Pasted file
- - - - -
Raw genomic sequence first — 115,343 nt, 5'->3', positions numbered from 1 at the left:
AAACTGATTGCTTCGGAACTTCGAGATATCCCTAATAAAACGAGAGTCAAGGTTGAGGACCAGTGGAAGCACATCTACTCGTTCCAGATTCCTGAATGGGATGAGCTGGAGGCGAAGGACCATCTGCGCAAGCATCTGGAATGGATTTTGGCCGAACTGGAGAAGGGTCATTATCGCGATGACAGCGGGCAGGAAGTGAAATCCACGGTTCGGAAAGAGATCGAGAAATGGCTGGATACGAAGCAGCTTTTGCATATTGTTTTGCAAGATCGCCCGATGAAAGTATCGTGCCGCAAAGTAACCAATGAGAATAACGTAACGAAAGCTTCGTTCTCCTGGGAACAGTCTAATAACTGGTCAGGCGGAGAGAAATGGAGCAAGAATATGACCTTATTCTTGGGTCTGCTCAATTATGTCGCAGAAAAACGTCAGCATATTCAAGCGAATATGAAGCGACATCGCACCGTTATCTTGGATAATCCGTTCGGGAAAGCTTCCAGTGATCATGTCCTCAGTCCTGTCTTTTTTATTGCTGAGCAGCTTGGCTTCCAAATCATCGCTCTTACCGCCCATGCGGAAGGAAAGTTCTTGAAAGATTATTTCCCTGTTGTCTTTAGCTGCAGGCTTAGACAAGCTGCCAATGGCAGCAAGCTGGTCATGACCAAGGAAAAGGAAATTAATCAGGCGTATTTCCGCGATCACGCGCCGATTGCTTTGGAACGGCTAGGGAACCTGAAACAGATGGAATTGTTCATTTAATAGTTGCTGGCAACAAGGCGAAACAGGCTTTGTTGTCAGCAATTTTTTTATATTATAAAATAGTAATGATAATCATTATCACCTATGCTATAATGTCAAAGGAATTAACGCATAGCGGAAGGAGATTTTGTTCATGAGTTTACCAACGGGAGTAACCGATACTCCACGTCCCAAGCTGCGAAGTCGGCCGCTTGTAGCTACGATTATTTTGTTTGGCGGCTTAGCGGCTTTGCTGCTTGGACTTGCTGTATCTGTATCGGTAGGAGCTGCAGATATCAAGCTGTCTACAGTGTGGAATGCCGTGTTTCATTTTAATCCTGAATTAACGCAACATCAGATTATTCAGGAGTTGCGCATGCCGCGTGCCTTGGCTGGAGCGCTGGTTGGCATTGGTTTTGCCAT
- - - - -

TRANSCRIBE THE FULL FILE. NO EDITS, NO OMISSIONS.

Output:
Raw genomic sequence first — 115,343 nt, 5'->3', positions numbered from 1 at the left:
AAACTGATTGCTTCGGAACTTCGAGATATCCCTAATAAAACGAGAGTCAAGGTTGAGGACCAGTGGAAGCACATCTACTCGTTCCAGATTCCTGAATGGGATGAGCTGGAGGCGAAGGACCATCTGCGCAAGCATCTGGAATGGATTTTGGCCGAACTGGAGAAGGGTCATTATCGCGATGACAGCGGGCAGGAAGTGAAATCCACGGTTCGGAAAGAGATCGAGAAATGGCTGGATACGAAGCAGCTTTTGCATATTGTTTTGCAAGATCGCCCGATGAAAGTATCGTGCCGCAAAGTAACCAATGAGAATAACGTAACGAAAGCTTCGTTCTCCTGGGAACAGTCTAATAACTGGTCAGGCGGAGAGAAATGGAGCAAGAATATGACCTTATTCTTGGGTCTGCTCAATTATGTCGCAGAAAAACGTCAGCATATTCAAGCGAATATGAAGCGACATCGCACCGTTATCTTGGATAATCCGTTCGGGAAAGCTTCCAGTGATCATGTCCTCAGTCCTGTCTTTTTTATTGCTGAGCAGCTTGGCTTCCAAATCATCGCTCTTACCGCCCATGCGGAAGGAAAGTTCTTGAAAGATTATTTCCCTGTTGTCTTTAGCTGCAGGCTTAGACAAGCTGCCAATGGCAGCAAGCTGGTCATGACCAAGGAAAAGGAAATTAATCAGGCGTATTTCCGCGATCACGCGCCGATTGCTTTGGAACGGCTAGGGAACCTGAAACAGATGGAATTGTTCATTTAATAGTTGCTGGCAACAAGGCGAAACAGGCTTTGTTGTCAGCAATTTTTTTATATTATAAAATAGTAATGATAATCATTATCACCTATGCTATAATGTCAAAGGAATTAACGCATAGCGGAAGGAGATTTTGTTCATGAGTTTACCAACGGGAGTAACCGATACTCCACGTCCCAAGCTGCGAAGTCGGCCGCTTGTAGCTACGATTATTTTGTTTGGCGGCTTAGCGGCTTTGCTGCTTGGACTTGCTGTATCTGTATCGGTAGGAGCTGCAGATATCAAGCTGTCTACAGTGTGGAATGCCGTGTTTCATTTTAATCCTGAATTAACGCAACATCAGATTATTCAGGAGTTGCGCATGCCGCGTGCCTTGGCTGGAGCGCTGGTTGGCATTGGTTTTGCCAT